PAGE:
Nearsightedness (aka myopia) is becoming the norm in many parts of the developed world. Believe it or not, 90 percent of college age students in South Korea now have glasses for myopia. While Asian nations are the worst when it comes to eye problems, other nations aren't doing much better.
What's causing this dramatic rise of nearsightedness around the world? Well, the obvious reason is that children nowadays spend more time indoors on computers and less time playing outdoors. Most doctors believe the lack of natural sunlight plus the dangerous effects of staring at screens all day are the two main reasons more children suffer from myopia nowadays.
With this huge increase in nearsighted cases, it's quite obvious that there'll also be a huge demand for contact lenses. Younger patients tend to prefer contact lenses over eyeglasses for both convenience and vanity.
Although contacts are quite convenient, many patients find the popular soft hydrogel contacts extremely uncomfortable. Developed in the 1970s, contacts made with hydrogels based on hydroxyethyl methacrylate (HEMA) were extremely popular due to their hydrophilic nature. The main problem people have with these contacts, however, is that they don't allow enough oxygen to naturally flow through the cornea. This tends to make patients' eyes extremely red and irritated. In serious cases, these contacts could actually lead to an eye condition known as corneal edema.
In fact, recent studies show that around 40 percent of people who try HEMA-based contacts find them so unbearable that they return to their eye doctor with eye complaints. About 20 percent of people who try HEMA contacts actually stop wearing them altogether and opt for eyeglasses.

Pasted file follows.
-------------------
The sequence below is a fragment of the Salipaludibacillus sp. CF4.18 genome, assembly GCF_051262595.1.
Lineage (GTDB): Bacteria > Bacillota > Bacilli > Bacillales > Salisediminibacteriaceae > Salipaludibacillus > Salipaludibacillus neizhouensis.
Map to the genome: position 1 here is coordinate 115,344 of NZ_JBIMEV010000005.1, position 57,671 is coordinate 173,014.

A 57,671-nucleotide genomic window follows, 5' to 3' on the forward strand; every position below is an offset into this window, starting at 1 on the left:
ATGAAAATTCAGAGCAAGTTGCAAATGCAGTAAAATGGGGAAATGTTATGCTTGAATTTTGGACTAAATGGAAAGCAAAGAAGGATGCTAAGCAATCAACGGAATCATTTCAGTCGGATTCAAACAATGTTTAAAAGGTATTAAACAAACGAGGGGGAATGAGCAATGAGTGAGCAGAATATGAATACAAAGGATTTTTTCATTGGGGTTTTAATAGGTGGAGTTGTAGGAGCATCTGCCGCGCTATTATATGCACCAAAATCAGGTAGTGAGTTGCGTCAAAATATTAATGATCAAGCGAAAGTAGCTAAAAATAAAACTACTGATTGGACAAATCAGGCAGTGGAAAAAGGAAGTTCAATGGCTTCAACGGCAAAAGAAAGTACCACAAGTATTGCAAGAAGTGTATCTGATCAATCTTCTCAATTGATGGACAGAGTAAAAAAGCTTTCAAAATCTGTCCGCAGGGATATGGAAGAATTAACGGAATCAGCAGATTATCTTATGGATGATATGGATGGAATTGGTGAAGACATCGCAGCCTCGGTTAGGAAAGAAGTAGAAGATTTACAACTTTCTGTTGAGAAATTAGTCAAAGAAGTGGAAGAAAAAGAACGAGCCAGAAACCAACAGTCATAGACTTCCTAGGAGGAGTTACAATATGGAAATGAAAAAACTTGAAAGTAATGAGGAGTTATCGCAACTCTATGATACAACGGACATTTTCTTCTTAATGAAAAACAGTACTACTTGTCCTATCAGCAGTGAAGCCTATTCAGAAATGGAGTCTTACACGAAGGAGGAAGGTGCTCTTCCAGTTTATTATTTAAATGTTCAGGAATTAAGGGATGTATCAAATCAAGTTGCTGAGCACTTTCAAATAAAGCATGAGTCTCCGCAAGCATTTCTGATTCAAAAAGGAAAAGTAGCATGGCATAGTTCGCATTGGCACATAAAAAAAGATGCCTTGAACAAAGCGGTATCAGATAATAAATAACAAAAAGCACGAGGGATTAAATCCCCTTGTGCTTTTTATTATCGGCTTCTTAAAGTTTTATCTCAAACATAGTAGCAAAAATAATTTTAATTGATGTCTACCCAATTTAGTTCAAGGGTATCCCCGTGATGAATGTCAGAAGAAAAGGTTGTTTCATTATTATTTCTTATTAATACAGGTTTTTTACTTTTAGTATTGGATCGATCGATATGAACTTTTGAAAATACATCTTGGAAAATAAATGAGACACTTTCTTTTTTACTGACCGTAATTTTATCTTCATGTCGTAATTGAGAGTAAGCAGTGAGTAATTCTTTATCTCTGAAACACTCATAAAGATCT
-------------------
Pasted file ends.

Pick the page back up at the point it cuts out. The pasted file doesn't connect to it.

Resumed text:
To address this issue, contact lens manufacturers have been working to find a viable substitute for HEMA in contact lens design. In the 1990s, some designers tried using silicone-based polymers to increase the oxygen to the cornea. While these contacts did increase the oxygen flow, developers found that they were extremely hydrophobic and led to more cases of dry eyes.
Researchers at companies like Novartis and CooperVision were instrumental in increasing the wettability of silicone-based contacts. By experimenting with new molecules and treating silicone contacts with a layer of plasma, these researchers were able to increase these contacts average water content to 80 percent.
Of course, these innovations will make contact lenses more comfortable, but eye doctors don't want to stop there. Many contact lens manufacturers believe they can incorporate the latest in medical technology into their designs to both better understand and treat children with myopia.
For example, Dr. Donald Mutti, who works as an optometrist at Ohio State University, is now leading a three-year clinical trial to see if specially designed contact lenses could actually cure myopia in seven-year-olds. Dr. Mutti believes certain contacts could slow down the elongation of the eyes, which would stop nearsightedness in its tracks.
In addition to Mutti's study, many tech companies are getting interested in the possibilities for "smart contacts." These technically enhanced contact lenses could actually be able to monitor a user's blood glucose levels, sleep patterns, and even release medications on command.
The demand for comfortable contacts is only set to increase exponentially as the myopia epidemic increases. Hopefully the high-tech contacts of tomorrow will be able to effectively address the woes of youth nearsightedness in the years to come.